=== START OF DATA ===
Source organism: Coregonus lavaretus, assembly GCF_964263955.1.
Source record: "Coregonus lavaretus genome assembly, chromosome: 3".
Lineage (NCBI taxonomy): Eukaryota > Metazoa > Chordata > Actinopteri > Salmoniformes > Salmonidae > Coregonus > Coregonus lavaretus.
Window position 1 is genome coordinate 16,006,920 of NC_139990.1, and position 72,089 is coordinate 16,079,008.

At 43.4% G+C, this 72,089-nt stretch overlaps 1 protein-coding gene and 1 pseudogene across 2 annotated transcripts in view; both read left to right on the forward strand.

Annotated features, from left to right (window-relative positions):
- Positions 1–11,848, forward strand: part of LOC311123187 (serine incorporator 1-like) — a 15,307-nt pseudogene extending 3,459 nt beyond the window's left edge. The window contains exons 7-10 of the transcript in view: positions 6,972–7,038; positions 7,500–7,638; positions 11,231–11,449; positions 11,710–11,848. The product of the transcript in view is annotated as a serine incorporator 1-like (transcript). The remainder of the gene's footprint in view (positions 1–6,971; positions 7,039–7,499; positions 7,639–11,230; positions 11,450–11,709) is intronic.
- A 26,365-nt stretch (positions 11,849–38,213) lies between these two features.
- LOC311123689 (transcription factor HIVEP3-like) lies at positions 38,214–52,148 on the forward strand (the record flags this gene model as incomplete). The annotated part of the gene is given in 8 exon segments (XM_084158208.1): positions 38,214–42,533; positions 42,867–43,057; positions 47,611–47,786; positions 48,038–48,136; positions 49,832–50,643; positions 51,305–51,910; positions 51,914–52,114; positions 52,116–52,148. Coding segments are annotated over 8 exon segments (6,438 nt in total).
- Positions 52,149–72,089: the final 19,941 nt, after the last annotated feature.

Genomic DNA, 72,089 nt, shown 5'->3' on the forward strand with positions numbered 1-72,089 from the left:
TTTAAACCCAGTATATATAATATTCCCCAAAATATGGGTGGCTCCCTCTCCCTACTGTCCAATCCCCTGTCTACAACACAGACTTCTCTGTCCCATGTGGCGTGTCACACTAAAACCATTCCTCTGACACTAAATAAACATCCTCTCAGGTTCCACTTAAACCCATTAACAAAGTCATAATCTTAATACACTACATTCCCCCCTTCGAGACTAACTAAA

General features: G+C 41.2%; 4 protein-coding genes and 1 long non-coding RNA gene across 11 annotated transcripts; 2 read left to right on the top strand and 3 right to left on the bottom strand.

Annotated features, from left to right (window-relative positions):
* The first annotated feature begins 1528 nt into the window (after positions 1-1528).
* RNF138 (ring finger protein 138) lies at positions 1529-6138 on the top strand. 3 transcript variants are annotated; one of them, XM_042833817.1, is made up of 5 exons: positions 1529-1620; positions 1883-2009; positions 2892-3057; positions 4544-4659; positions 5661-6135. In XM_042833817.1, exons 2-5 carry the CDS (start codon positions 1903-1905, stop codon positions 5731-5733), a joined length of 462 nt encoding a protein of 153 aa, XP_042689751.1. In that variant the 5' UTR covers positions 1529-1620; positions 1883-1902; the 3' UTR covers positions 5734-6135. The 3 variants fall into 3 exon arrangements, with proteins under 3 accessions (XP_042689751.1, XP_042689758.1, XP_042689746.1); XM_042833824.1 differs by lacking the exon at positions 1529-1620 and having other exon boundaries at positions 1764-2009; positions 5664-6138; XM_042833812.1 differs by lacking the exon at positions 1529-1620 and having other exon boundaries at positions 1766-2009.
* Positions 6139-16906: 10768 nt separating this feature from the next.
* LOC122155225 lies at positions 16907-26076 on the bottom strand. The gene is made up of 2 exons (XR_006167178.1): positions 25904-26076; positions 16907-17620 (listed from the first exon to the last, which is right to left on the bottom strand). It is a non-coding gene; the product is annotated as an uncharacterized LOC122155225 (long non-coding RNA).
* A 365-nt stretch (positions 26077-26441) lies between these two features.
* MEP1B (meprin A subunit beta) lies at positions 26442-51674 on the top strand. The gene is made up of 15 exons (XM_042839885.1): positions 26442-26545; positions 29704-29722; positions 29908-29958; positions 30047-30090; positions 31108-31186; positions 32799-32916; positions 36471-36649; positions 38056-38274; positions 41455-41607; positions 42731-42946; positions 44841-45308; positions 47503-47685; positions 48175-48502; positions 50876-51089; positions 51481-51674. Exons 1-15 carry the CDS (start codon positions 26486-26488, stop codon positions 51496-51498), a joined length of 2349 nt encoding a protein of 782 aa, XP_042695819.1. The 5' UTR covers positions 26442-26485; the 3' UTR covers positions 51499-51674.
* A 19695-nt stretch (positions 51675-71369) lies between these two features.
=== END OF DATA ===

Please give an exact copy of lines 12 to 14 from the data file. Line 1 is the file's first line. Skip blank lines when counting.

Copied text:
TTTAAACCCAGTATATATAATATTCCCCAAAATATGGGTGGCTCCCTCTCCCTACTGTCCAATCCCCTGTCTACAACACAGACTTCTCTGTCCCATGTGGCGTGTCACACTAAAACCATTCCTCTGACACTAAATAAACATCCTCTCAGGTTCCACTTAAACCCATTAACAAAGTCATAATCTTAATACACTACATTCCCCCCTTCGAGACTAACTAAA

General features: G+C 41.2%; 4 protein-coding genes and 1 long non-coding RNA gene across 11 annotated transcripts; 2 read left to right on the top strand and 3 right to left on the bottom strand.

Annotated features, from left to right (window-relative positions):